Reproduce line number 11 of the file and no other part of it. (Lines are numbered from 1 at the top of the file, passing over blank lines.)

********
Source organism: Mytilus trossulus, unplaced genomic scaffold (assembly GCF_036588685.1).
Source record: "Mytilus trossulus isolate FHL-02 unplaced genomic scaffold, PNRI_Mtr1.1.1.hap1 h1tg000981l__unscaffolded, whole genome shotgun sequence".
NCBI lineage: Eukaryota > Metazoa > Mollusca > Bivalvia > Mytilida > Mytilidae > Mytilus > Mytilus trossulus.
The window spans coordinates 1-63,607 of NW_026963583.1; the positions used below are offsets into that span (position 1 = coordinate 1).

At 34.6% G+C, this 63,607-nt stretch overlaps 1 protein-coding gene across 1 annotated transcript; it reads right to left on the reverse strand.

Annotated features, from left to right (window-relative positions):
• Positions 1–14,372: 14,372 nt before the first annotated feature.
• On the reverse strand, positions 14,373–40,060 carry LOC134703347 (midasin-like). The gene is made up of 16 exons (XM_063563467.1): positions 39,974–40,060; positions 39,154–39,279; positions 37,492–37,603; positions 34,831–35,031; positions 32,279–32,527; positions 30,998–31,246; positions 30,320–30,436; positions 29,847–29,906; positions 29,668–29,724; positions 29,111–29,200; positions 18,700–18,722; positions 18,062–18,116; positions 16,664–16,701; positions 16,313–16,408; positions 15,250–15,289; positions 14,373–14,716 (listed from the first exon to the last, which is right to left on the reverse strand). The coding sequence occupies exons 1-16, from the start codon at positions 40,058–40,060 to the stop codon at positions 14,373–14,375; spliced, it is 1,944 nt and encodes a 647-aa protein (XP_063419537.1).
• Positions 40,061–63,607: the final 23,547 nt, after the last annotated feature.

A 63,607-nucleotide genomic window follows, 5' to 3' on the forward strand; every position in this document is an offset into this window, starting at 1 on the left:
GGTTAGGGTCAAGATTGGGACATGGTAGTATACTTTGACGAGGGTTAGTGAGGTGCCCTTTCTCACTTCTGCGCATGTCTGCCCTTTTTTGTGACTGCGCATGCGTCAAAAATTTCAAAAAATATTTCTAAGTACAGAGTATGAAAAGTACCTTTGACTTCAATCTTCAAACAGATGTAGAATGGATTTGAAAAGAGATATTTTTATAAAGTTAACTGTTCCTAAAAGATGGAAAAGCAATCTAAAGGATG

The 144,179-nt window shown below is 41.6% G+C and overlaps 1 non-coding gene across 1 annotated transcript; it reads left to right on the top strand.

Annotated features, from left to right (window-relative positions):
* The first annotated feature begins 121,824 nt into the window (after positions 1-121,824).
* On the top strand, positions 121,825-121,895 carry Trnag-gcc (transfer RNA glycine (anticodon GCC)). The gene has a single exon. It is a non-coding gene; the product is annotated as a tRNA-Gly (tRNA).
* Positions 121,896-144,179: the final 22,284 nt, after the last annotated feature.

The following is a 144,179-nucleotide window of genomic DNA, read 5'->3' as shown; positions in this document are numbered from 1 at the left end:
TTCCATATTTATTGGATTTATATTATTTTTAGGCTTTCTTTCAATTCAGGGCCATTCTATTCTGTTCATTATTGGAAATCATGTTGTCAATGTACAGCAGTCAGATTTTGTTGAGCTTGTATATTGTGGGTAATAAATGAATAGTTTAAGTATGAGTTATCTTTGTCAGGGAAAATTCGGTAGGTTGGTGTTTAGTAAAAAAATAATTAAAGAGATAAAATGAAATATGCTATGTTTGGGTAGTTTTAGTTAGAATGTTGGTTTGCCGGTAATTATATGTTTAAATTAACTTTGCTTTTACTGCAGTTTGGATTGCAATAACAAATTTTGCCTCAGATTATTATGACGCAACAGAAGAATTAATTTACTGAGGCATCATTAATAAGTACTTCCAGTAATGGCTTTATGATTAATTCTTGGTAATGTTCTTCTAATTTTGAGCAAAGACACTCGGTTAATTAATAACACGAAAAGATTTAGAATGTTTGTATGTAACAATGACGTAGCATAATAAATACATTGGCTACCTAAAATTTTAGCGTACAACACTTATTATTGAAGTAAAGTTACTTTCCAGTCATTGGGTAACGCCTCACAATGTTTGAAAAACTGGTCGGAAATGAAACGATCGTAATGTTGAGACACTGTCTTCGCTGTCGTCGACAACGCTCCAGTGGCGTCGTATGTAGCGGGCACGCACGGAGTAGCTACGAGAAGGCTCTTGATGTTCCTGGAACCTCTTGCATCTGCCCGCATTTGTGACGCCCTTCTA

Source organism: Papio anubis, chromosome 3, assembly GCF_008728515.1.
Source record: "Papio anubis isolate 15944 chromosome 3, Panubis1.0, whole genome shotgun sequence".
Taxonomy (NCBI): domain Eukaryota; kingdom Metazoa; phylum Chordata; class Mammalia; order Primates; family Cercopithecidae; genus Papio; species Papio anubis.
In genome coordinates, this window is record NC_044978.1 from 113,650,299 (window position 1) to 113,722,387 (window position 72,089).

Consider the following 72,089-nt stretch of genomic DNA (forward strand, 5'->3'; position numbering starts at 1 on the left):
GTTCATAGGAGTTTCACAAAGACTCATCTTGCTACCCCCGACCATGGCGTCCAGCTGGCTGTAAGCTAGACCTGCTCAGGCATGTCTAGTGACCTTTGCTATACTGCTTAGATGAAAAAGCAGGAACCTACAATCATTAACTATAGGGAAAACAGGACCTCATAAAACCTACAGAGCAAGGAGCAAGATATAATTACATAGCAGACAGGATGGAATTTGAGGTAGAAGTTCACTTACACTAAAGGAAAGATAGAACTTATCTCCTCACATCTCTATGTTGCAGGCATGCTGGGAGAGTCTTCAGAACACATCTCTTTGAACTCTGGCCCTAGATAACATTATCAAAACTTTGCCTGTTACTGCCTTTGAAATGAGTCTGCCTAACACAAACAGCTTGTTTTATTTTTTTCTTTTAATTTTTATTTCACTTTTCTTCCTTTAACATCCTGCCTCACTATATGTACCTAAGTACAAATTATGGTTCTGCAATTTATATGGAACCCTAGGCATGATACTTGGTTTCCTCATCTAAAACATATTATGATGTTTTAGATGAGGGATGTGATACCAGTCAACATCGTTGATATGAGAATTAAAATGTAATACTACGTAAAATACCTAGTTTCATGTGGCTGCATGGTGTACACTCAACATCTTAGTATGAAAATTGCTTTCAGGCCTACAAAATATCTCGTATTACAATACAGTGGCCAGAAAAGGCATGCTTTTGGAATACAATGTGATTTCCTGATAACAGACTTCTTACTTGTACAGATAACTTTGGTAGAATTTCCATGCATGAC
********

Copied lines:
GGTTAGGGTCAAGATTGGGACATGGTAGTATACTTTGACGAGGGTTAGTGAGGTGCCCTTTCTCACTTCTGCGCATGTCTGCCCTTTTTTGTGACTGCGCATGCGTCAAAAATTTCAAAAAATATTTCTAAGTACAGAGTATGAAAAGTACCTTTGACTTCAATCTTCAAACAGATGTAGAATGGATTTGAAAAGAGATATTTTTATAAAGTTAACTGTTCCTAAAAGATGGAAAAGCAATCTAAAGGATG